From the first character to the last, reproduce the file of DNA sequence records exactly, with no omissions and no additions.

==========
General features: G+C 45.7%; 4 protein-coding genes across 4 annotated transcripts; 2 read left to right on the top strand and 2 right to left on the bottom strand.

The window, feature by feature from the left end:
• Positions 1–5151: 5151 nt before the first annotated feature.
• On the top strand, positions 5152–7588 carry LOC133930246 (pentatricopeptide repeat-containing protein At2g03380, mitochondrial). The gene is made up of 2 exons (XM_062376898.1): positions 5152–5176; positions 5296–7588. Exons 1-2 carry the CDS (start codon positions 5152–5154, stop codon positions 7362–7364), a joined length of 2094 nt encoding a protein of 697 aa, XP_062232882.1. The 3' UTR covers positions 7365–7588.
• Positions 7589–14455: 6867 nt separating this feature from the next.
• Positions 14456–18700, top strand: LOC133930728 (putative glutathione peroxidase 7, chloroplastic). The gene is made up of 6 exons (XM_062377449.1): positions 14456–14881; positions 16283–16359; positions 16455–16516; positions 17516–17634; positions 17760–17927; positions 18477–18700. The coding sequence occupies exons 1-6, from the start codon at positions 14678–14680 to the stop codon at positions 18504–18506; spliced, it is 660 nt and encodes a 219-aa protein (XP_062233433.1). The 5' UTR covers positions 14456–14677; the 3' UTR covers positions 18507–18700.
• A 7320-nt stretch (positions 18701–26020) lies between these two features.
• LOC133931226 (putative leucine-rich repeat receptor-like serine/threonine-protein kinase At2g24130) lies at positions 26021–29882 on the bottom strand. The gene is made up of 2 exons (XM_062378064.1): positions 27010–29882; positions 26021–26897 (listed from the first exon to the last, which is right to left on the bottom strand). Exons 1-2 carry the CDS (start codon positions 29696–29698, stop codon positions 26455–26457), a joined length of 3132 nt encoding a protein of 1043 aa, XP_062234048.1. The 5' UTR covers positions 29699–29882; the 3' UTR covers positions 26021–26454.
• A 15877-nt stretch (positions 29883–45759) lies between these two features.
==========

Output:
General features: G+C 45.7%; 4 protein-coding genes across 4 annotated transcripts; 2 read left to right on the top strand and 2 right to left on the bottom strand.

The window, feature by feature from the left end:
• Positions 1–5151: 5151 nt before the first annotated feature.
• On the top strand, positions 5152–7588 carry LOC133930246 (pentatricopeptide repeat-containing protein At2g03380, mitochondrial). The gene is made up of 2 exons (XM_062376898.1): positions 5152–5176; positions 5296–7588. Exons 1-2 carry the CDS (start codon positions 5152–5154, stop codon positions 7362–7364), a joined length of 2094 nt encoding a protein of 697 aa, XP_062232882.1. The 3' UTR covers positions 7365–7588.
• Positions 7589–14455: 6867 nt separating this feature from the next.
• Positions 14456–18700, top strand: LOC133930728 (putative glutathione peroxidase 7, chloroplastic). The gene is made up of 6 exons (XM_062377449.1): positions 14456–14881; positions 16283–16359; positions 16455–16516; positions 17516–17634; positions 17760–17927; positions 18477–18700. The coding sequence occupies exons 1-6, from the start codon at positions 14678–14680 to the stop codon at positions 18504–18506; spliced, it is 660 nt and encodes a 219-aa protein (XP_062233433.1). The 5' UTR covers positions 14456–14677; the 3' UTR covers positions 18507–18700.
• A 7320-nt stretch (positions 18701–26020) lies between these two features.
• LOC133931226 (putative leucine-rich repeat receptor-like serine/threonine-protein kinase At2g24130) lies at positions 26021–29882 on the bottom strand. The gene is made up of 2 exons (XM_062378064.1): positions 27010–29882; positions 26021–26897 (listed from the first exon to the last, which is right to left on the bottom strand). Exons 1-2 carry the CDS (start codon positions 29696–29698, stop codon positions 26455–26457), a joined length of 3132 nt encoding a protein of 1043 aa, XP_062234048.1. The 5' UTR covers positions 29699–29882; the 3' UTR covers positions 26021–26454.
• A 15877-nt stretch (positions 29883–45759) lies between these two features.